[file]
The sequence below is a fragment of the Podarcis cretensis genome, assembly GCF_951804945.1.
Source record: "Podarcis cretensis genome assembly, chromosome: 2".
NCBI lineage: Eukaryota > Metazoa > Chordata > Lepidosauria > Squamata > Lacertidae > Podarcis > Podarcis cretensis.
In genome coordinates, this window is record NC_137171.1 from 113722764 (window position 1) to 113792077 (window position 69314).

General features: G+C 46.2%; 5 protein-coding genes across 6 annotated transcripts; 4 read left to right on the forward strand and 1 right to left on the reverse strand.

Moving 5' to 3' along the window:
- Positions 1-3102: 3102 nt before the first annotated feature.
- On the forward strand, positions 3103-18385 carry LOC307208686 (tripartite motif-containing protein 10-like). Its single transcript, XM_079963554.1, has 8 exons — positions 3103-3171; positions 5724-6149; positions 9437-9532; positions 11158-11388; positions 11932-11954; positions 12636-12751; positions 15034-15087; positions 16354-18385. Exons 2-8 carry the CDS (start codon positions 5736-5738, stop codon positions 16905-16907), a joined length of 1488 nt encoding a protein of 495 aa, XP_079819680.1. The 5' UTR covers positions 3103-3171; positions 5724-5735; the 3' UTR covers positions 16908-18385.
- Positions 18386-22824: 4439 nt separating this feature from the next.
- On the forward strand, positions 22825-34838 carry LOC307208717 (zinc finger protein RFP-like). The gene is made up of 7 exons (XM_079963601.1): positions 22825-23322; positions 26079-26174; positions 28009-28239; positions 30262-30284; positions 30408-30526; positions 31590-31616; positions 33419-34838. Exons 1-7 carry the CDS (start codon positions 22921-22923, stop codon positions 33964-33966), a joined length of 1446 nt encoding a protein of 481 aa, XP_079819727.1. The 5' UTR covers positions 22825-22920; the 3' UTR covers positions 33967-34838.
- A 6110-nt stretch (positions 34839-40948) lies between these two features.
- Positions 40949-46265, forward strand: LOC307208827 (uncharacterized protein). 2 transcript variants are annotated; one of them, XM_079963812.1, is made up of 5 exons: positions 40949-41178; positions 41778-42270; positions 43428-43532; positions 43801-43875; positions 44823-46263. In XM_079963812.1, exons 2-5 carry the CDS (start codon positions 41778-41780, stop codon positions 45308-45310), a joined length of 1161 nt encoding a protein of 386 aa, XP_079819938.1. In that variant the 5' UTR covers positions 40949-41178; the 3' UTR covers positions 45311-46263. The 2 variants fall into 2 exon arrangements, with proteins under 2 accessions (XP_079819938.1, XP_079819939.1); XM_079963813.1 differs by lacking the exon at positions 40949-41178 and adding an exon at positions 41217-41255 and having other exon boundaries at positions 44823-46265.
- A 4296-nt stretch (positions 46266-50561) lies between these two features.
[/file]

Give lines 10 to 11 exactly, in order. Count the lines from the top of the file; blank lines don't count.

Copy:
- On the forward strand, positions 22825-34838 carry LOC307208717 (zinc finger protein RFP-like). The gene is made up of 7 exons (XM_079963601.1): positions 22825-23322; positions 26079-26174; positions 28009-28239; positions 30262-30284; positions 30408-30526; positions 31590-31616; positions 33419-34838. Exons 1-7 carry the CDS (start codon positions 22921-22923, stop codon positions 33964-33966), a joined length of 1446 nt encoding a protein of 481 aa, XP_079819727.1. The 5' UTR covers positions 22825-22920; the 3' UTR covers positions 33967-34838.
- A 6110-nt stretch (positions 34839-40948) lies between these two features.